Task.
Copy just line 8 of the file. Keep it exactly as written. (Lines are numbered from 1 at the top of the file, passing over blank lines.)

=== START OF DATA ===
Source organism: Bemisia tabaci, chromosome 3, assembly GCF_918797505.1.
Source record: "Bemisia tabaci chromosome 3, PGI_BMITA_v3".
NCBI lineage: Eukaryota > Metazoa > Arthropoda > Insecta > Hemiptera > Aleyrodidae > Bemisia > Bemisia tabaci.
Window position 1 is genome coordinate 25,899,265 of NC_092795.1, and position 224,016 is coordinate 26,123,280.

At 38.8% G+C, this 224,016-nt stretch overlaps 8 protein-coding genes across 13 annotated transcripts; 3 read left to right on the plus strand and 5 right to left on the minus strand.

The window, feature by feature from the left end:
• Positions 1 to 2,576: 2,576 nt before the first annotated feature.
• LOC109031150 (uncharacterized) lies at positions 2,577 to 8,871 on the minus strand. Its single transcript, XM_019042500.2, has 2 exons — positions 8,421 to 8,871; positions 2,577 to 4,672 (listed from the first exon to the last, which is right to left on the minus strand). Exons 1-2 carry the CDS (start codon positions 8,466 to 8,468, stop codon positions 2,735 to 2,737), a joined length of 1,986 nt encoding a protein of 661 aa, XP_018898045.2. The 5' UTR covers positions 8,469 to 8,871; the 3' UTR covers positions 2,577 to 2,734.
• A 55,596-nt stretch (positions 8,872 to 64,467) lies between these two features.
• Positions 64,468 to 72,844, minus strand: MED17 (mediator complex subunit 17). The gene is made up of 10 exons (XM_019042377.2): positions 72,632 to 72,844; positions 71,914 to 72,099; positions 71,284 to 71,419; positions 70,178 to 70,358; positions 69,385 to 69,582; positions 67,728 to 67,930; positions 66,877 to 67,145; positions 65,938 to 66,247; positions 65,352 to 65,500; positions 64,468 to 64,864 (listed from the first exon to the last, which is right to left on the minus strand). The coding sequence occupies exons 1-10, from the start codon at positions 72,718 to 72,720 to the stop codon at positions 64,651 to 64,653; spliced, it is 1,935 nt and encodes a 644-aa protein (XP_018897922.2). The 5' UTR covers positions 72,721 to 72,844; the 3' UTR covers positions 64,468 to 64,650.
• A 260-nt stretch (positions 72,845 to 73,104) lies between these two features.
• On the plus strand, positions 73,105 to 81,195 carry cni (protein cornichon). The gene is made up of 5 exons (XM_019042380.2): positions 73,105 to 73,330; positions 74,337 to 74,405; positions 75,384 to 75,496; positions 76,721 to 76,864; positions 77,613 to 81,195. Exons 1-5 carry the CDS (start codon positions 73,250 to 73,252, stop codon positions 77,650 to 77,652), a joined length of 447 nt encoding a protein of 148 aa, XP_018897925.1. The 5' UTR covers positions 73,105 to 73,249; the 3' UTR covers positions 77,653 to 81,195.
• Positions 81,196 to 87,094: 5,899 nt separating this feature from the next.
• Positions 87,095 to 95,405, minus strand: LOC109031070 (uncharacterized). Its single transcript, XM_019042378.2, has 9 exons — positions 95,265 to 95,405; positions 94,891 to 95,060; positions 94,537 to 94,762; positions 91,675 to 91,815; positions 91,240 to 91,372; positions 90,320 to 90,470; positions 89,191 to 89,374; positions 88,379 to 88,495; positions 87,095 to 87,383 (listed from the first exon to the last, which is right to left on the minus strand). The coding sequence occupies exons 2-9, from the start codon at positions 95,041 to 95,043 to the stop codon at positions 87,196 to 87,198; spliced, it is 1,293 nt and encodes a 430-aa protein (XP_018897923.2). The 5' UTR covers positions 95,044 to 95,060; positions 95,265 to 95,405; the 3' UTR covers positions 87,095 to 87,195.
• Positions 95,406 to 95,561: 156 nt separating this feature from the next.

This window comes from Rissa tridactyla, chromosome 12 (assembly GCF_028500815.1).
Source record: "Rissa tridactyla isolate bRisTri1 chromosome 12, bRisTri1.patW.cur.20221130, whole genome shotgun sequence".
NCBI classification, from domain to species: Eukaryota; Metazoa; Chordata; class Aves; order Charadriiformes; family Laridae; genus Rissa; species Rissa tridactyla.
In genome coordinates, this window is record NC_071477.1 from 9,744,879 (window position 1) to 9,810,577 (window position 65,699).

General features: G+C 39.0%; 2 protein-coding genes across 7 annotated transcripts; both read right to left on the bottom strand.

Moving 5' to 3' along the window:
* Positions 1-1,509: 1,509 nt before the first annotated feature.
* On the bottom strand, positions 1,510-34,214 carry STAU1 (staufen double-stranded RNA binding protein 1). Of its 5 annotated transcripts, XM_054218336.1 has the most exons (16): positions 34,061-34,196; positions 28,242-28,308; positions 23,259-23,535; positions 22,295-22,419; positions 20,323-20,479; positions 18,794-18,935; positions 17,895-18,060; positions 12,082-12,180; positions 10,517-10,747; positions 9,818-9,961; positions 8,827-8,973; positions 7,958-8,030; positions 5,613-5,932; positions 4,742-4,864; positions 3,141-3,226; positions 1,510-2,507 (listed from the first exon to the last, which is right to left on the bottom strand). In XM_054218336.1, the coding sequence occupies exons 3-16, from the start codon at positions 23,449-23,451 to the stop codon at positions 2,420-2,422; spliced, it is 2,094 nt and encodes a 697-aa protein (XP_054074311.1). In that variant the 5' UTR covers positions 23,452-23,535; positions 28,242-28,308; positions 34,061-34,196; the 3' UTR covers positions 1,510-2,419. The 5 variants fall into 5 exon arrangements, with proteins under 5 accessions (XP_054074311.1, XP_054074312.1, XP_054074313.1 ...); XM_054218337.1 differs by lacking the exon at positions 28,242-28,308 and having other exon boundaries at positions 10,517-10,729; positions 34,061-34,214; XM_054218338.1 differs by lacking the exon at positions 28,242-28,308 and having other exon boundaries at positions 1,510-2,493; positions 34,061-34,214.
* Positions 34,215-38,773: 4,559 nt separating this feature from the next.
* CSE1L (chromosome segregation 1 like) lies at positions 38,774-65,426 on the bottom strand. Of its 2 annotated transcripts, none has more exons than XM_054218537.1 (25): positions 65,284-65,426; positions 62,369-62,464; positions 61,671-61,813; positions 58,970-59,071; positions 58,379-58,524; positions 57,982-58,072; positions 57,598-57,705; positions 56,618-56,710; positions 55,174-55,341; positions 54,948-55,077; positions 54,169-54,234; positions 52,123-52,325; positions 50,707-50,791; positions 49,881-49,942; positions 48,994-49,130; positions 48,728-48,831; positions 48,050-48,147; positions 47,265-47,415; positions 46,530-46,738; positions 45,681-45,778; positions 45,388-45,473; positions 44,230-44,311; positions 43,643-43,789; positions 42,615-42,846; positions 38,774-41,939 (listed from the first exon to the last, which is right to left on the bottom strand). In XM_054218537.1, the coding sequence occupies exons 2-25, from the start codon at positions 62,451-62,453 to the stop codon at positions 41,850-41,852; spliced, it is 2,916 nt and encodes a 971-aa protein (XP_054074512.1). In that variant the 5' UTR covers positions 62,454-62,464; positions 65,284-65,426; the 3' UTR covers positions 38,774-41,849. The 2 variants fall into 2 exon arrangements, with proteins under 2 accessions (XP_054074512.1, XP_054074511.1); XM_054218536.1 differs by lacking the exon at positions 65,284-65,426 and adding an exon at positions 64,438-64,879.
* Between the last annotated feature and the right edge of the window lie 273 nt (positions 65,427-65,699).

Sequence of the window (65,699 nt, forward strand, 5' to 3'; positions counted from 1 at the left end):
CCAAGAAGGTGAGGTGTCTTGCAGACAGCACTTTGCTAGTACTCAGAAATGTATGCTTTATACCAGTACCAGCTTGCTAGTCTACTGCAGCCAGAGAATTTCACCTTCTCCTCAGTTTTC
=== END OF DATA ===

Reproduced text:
• LOC109031150 (uncharacterized) lies at positions 2,577 to 8,871 on the minus strand. Its single transcript, XM_019042500.2, has 2 exons — positions 8,421 to 8,871; positions 2,577 to 4,672 (listed from the first exon to the last, which is right to left on the minus strand). Exons 1-2 carry the CDS (start codon positions 8,466 to 8,468, stop codon positions 2,735 to 2,737), a joined length of 1,986 nt encoding a protein of 661 aa, XP_018898045.2. The 5' UTR covers positions 8,469 to 8,871; the 3' UTR covers positions 2,577 to 2,734.